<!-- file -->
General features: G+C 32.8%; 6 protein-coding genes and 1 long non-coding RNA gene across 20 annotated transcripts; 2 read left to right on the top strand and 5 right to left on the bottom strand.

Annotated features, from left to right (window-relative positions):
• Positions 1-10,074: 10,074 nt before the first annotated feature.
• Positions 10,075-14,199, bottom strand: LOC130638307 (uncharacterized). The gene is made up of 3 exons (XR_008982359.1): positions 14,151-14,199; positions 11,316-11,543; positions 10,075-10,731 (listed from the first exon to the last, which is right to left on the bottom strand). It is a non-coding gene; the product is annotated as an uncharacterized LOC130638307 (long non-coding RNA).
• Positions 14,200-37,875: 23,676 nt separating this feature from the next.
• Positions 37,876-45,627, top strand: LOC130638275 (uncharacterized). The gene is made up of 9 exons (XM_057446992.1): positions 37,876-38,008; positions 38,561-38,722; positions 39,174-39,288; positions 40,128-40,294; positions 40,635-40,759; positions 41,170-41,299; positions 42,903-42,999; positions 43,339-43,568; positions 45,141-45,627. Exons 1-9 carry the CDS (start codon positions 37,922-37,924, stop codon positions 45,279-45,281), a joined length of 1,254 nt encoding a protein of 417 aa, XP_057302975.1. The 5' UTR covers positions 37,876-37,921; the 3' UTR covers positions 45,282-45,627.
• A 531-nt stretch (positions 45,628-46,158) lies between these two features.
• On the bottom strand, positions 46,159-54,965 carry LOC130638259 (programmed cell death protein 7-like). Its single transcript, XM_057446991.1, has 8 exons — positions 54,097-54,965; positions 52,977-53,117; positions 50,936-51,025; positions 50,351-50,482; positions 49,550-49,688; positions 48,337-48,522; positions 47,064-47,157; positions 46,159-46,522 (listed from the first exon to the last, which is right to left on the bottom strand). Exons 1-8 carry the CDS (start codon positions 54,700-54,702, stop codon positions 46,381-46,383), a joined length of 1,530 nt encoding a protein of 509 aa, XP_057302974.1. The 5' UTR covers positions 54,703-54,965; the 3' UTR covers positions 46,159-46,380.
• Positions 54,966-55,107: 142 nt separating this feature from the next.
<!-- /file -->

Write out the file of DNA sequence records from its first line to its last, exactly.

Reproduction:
General features: G+C 32.8%; 6 protein-coding genes and 1 long non-coding RNA gene across 20 annotated transcripts; 2 read left to right on the top strand and 5 right to left on the bottom strand.

Annotated features, from left to right (window-relative positions):
• Positions 1-10,074: 10,074 nt before the first annotated feature.
• Positions 10,075-14,199, bottom strand: LOC130638307 (uncharacterized). The gene is made up of 3 exons (XR_008982359.1): positions 14,151-14,199; positions 11,316-11,543; positions 10,075-10,731 (listed from the first exon to the last, which is right to left on the bottom strand). It is a non-coding gene; the product is annotated as an uncharacterized LOC130638307 (long non-coding RNA).
• Positions 14,200-37,875: 23,676 nt separating this feature from the next.
• Positions 37,876-45,627, top strand: LOC130638275 (uncharacterized). The gene is made up of 9 exons (XM_057446992.1): positions 37,876-38,008; positions 38,561-38,722; positions 39,174-39,288; positions 40,128-40,294; positions 40,635-40,759; positions 41,170-41,299; positions 42,903-42,999; positions 43,339-43,568; positions 45,141-45,627. Exons 1-9 carry the CDS (start codon positions 37,922-37,924, stop codon positions 45,279-45,281), a joined length of 1,254 nt encoding a protein of 417 aa, XP_057302975.1. The 5' UTR covers positions 37,876-37,921; the 3' UTR covers positions 45,282-45,627.
• A 531-nt stretch (positions 45,628-46,158) lies between these two features.
• On the bottom strand, positions 46,159-54,965 carry LOC130638259 (programmed cell death protein 7-like). Its single transcript, XM_057446991.1, has 8 exons — positions 54,097-54,965; positions 52,977-53,117; positions 50,936-51,025; positions 50,351-50,482; positions 49,550-49,688; positions 48,337-48,522; positions 47,064-47,157; positions 46,159-46,522 (listed from the first exon to the last, which is right to left on the bottom strand). Exons 1-8 carry the CDS (start codon positions 54,700-54,702, stop codon positions 46,381-46,383), a joined length of 1,530 nt encoding a protein of 509 aa, XP_057302974.1. The 5' UTR covers positions 54,703-54,965; the 3' UTR covers positions 46,159-46,380.
• Positions 54,966-55,107: 142 nt separating this feature from the next.